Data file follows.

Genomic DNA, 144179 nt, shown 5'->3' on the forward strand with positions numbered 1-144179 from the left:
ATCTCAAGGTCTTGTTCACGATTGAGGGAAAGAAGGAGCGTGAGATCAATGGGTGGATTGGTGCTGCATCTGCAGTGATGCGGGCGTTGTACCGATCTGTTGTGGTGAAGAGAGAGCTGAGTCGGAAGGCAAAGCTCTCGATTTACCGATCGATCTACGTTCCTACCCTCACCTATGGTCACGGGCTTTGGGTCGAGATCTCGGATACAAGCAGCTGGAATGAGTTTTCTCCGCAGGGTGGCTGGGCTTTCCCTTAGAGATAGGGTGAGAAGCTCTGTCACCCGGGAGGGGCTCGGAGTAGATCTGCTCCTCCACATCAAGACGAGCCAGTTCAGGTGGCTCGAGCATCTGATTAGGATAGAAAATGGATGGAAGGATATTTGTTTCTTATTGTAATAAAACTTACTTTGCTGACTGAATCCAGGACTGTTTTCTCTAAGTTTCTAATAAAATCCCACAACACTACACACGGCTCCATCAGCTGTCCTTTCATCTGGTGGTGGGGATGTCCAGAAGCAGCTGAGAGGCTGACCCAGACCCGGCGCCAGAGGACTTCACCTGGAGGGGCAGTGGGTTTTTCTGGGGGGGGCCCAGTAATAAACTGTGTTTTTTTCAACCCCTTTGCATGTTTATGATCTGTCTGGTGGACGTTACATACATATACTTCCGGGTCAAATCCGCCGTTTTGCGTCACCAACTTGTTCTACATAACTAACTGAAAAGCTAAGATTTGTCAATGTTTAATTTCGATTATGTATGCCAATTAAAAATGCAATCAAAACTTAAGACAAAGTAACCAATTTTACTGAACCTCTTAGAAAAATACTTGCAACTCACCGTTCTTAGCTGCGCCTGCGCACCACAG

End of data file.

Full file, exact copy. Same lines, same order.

Genomic DNA, 144179 nt, shown 5'->3' on the forward strand with positions numbered 1-144179 from the left:
ATCTCAAGGTCTTGTTCACGATTGAGGGAAAGAAGGAGCGTGAGATCAATGGGTGGATTGGTGCTGCATCTGCAGTGATGCGGGCGTTGTACCGATCTGTTGTGGTGAAGAGAGAGCTGAGTCGGAAGGCAAAGCTCTCGATTTACCGATCGATCTACGTTCCTACCCTCACCTATGGTCACGGGCTTTGGGTCGAGATCTCGGATACAAGCAGCTGGAATGAGTTTTCTCCGCAGGGTGGCTGGGCTTTCCCTTAGAGATAGGGTGAGAAGCTCTGTCACCCGGGAGGGGCTCGGAGTAGATCTGCTCCTCCACATCAAGACGAGCCAGTTCAGGTGGCTCGAGCATCTGATTAGGATAGAAAATGGATGGAAGGATATTTGTTTCTTATTGTAATAAAACTTACTTTGCTGACTGAATCCAGGACTGTTTTCTCTAAGTTTCTAATAAAATCCCACAACACTACACACGGCTCCATCAGCTGTCCTTTCATCTGGTGGTGGGGATGTCCAGAAGCAGCTGAGAGGCTGACCCAGACCCGGCGCCAGAGGACTTCACCTGGAGGGGCAGTGGGTTTTTCTGGGGGGGGCCCAGTAATAAACTGTGTTTTTTTCAACCCCTTTGCATGTTTATGATCTGTCTGGTGGACGTTACATACATATACTTCCGGGTCAAATCCGCCGTTTTGCGTCACCAACTTGTTCTACATAACTAACTGAAAAGCTAAGATTTGTCAATGTTTAATTTCGATTATGTATGCCAATTAAAAATGCAATCAAAACTTAAGACAAAGTAACCAATTTTACTGAACCTCTTAGAAAAATACTTGCAACTCACCGTTCTTAGCTGCGCCTGCGCACCACAG